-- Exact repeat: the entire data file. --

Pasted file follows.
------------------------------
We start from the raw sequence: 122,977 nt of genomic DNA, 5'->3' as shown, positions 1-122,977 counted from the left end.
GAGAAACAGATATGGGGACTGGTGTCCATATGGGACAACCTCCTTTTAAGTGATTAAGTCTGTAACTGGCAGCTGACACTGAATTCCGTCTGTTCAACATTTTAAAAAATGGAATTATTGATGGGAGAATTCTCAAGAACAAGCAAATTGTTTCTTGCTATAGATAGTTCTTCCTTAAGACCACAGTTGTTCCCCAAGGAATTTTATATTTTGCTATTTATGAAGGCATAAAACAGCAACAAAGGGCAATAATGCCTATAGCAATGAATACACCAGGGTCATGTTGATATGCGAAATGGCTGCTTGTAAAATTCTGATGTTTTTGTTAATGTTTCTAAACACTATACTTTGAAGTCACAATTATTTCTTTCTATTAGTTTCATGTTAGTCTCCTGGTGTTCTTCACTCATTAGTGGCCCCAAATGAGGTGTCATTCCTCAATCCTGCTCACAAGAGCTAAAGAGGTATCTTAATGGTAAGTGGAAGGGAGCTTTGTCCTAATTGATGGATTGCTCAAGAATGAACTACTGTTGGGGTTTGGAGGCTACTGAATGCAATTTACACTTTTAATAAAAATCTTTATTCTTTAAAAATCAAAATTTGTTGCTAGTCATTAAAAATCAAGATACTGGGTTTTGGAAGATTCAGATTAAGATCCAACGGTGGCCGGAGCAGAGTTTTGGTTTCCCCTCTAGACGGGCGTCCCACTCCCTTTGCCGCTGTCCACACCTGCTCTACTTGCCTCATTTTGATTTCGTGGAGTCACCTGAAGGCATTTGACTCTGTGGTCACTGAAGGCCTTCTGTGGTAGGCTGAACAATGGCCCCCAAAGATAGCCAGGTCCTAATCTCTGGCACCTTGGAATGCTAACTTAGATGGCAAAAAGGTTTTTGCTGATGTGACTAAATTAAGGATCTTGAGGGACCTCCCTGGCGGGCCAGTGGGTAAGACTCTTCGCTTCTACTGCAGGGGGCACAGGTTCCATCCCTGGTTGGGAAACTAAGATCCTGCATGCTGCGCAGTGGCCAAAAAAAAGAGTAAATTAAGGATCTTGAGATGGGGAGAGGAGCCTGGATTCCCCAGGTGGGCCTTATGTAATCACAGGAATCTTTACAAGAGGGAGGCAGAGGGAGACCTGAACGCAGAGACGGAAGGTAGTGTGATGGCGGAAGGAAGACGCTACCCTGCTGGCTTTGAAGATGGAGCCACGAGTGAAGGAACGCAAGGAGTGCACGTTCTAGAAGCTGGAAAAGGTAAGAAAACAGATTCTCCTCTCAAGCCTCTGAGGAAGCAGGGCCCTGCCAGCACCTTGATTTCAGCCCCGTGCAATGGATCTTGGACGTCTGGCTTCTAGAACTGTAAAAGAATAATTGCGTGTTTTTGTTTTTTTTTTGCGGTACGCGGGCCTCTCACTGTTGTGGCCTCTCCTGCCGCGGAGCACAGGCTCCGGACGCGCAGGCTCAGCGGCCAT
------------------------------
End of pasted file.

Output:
We start from the raw sequence: 122,977 nt of genomic DNA, 5'->3' as shown, positions 1-122,977 counted from the left end.
GAGAAACAGATATGGGGACTGGTGTCCATATGGGACAACCTCCTTTTAAGTGATTAAGTCTGTAACTGGCAGCTGACACTGAATTCCGTCTGTTCAACATTTTAAAAAATGGAATTATTGATGGGAGAATTCTCAAGAACAAGCAAATTGTTTCTTGCTATAGATAGTTCTTCCTTAAGACCACAGTTGTTCCCCAAGGAATTTTATATTTTGCTATTTATGAAGGCATAAAACAGCAACAAAGGGCAATAATGCCTATAGCAATGAATACACCAGGGTCATGTTGATATGCGAAATGGCTGCTTGTAAAATTCTGATGTTTTTGTTAATGTTTCTAAACACTATACTTTGAAGTCACAATTATTTCTTTCTATTAGTTTCATGTTAGTCTCCTGGTGTTCTTCACTCATTAGTGGCCCCAAATGAGGTGTCATTCCTCAATCCTGCTCACAAGAGCTAAAGAGGTATCTTAATGGTAAGTGGAAGGGAGCTTTGTCCTAATTGATGGATTGCTCAAGAATGAACTACTGTTGGGGTTTGGAGGCTACTGAATGCAATTTACACTTTTAATAAAAATCTTTATTCTTTAAAAATCAAAATTTGTTGCTAGTCATTAAAAATCAAGATACTGGGTTTTGGAAGATTCAGATTAAGATCCAACGGTGGCCGGAGCAGAGTTTTGGTTTCCCCTCTAGACGGGCGTCCCACTCCCTTTGCCGCTGTCCACACCTGCTCTACTTGCCTCATTTTGATTTCGTGGAGTCACCTGAAGGCATTTGACTCTGTGGTCACTGAAGGCCTTCTGTGGTAGGCTGAACAATGGCCCCCAAAGATAGCCAGGTCCTAATCTCTGGCACCTTGGAATGCTAACTTAGATGGCAAAAAGGTTTTTGCTGATGTGACTAAATTAAGGATCTTGAGGGACCTCCCTGGCGGGCCAGTGGGTAAGACTCTTCGCTTCTACTGCAGGGGGCACAGGTTCCATCCCTGGTTGGGAAACTAAGATCCTGCATGCTGCGCAGTGGCCAAAAAAAAGAGTAAATTAAGGATCTTGAGATGGGGAGAGGAGCCTGGATTCCCCAGGTGGGCCTTATGTAATCACAGGAATCTTTACAAGAGGGAGGCAGAGGGAGACCTGAACGCAGAGACGGAAGGTAGTGTGATGGCGGAAGGAAGACGCTACCCTGCTGGCTTTGAAGATGGAGCCACGAGTGAAGGAACGCAAGGAGTGCACGTTCTAGAAGCTGGAAAAGGTAAGAAAACAGATTCTCCTCTCAAGCCTCTGAGGAAGCAGGGCCCTGCCAGCACCTTGATTTCAGCCCCGTGCAATGGATCTTGGACGTCTGGCTTCTAGAACTGTAAAAGAATAATTGCGTGTTTTTGTTTTTTTTTTGCGGTACGCGGGCCTCTCACTGTTGTGGCCTCTCCTGCCGCGGAGCACAGGCTCCGGACGCGCAGGCTCAGCGGCCAT